Protesters picketed outside the Cutler Majestic Theatre Dec. 5 to call for a permanent ceasefire in the region. They carried signs calling for an end to U.S. financial aid to Israel and an end to occupation in Gaza. 

President Joe Biden was in Boston for three campaign events, including a benefit concert Downtown hosted by musician James Taylor, according to The Boston Globe. The protesters chanted “Biden, Biden you can’t hide, we charge you with genocide” and held signs that labeled the president “genocide Joe.”

House expels Rep. George Santos

In a bipartisan vote, members of the House of Representatives expelled Rep. George Santos of New York Dec. 1 after a House ethics report released Nov. 16 found the congressman had violated multiple campaign finance laws, according to the Associated Press

Santos is the sixth representative to be expelled from the House and the first to be expelled without being convicted of a federal crime or supporting the Confederacy, according to The New York Times. Members overwhelmingly voted to expel Santos in a 311-114 vote, including 105 of his fellow Republicans. 

At a press conference outside the Capitol Nov. 30, Santos condemned the expulsion effort. He said Congress was not getting “real work” done and wasting the American people’s time.

“The reality of it is it’s all theater,” Santos said. “It’s theater for the camera, it’s theater for the microphone, it’s theater for the American people, at the expense of the American people.”

The House Ethics Committee reported they had “substantial evidence” Santos used campaign funds for personal expenses, filed false or incomplete reports to the Federal Election Commission and failed to disclose financial statements to the House, AP reported.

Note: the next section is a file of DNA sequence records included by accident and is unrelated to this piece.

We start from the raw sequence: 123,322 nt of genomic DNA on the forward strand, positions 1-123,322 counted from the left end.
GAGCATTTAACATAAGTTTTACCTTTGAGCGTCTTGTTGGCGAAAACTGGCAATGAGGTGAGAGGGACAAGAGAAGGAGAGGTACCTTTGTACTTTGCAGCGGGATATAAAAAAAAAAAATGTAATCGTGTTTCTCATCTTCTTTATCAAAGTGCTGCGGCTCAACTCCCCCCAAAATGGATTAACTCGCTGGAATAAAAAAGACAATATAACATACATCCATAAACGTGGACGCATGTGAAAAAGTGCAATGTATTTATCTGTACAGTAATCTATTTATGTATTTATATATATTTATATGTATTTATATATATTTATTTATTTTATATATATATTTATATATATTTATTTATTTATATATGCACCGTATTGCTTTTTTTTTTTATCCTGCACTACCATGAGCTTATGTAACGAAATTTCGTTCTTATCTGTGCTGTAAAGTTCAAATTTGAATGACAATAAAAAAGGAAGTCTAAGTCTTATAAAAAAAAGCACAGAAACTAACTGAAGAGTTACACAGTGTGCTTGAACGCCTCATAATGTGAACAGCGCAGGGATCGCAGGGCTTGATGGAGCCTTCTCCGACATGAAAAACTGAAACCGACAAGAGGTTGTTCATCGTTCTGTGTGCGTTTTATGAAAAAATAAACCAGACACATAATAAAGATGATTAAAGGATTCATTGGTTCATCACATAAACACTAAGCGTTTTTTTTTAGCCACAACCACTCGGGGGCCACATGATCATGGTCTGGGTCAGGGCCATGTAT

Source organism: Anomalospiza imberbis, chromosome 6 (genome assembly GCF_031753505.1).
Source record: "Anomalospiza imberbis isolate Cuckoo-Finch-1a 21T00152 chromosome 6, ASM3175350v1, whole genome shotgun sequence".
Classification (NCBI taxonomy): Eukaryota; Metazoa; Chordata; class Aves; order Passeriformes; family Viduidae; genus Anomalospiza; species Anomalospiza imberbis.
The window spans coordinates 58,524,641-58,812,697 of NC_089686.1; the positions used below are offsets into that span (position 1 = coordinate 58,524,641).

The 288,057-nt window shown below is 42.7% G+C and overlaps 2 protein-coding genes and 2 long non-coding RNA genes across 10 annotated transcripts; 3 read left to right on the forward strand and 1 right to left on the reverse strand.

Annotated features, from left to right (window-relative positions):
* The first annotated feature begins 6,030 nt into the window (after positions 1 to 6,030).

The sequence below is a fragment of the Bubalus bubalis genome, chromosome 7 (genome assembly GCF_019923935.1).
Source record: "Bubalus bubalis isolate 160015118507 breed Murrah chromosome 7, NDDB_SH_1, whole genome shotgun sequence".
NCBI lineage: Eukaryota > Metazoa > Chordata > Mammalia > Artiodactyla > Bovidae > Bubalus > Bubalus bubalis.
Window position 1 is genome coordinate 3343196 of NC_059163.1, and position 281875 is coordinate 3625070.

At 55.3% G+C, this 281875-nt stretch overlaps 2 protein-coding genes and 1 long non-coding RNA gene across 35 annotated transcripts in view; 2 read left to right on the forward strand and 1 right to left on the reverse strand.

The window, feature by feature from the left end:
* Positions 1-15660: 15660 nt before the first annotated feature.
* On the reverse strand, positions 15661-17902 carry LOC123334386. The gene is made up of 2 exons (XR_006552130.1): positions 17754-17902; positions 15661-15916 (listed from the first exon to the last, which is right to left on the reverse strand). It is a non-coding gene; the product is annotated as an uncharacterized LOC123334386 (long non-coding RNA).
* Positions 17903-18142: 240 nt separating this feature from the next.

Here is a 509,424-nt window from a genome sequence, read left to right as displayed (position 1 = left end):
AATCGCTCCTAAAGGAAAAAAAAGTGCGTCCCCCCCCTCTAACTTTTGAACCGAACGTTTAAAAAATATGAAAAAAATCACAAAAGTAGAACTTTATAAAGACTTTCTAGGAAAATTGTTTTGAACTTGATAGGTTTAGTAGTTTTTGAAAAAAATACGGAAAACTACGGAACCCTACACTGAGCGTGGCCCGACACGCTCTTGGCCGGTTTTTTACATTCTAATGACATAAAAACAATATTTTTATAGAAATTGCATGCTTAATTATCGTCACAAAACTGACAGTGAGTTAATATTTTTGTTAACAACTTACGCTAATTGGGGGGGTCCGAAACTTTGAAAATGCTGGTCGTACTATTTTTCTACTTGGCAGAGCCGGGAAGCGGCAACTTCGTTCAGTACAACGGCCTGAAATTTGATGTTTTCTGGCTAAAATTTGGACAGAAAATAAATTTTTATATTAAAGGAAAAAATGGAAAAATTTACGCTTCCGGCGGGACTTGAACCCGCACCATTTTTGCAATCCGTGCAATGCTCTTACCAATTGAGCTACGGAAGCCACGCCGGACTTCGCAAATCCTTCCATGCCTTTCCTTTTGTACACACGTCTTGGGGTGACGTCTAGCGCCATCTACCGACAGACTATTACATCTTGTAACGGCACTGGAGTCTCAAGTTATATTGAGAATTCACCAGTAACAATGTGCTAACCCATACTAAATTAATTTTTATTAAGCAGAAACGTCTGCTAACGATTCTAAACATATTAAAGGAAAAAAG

Elected to serve New York’s third congressional district in 2022 and flipping a formerly Democratic district, Santos made headlines for numerous scandals over his brief political career, including fabrications about his mother dying in the Sept. 11 attacks, his higher education, career and running an animal charity, among many others. 

Santos said he would not seek reelection after the ethics report was released, The Times reported. He faces a 23-count federal indictment that alleges he committed aggressive identity theft and wire fraud in addition to campaign finance violations.

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William Woodring
William Woodring, Senior Editor-at-Large | he/him
Will is a senior majoring in public relations. He is originally from Medway, Massachusetts. In his free time, he enjoys listening to music, writing, reading, and running. He is interested in political journalism and hopes to go into politics after graduating. Follow Will on X @woodringwill
Maren Halpin
Maren Halpin, Editor-in-Chief | she/her
Maren is a junior print/web journalism major with a minor in political science from Milford, Massachusetts. When she’s not in The Journal office or chasing a new story, you can usually find Maren in Suffolk’s orientation office or at an on-campus event. In her free time, she loves to go to her favorite coffee shops, listen to Noah Kahan, Hozier and Taylor Swift on repeat, explore the city and spend time with family and friends. Maren is passionate about politics and hopes to go into political journalism in the future. 
Follow Maren on X @Maren_Halpin26
Leo Woods
Leo Woods, News Editor | he/him

Leo is a senior political science major with a minor in journalism from Clinton, Connecticut. He has photographed political events, protests, performing arts groups and documented Boston Pride for the People for the History Project. Outside of Suffolk, Leo is an avid Dungeons and Dragons player and podcast listener. After graduation, he plans on attending law school and working in politics.

Follow Leo on X @leowoods108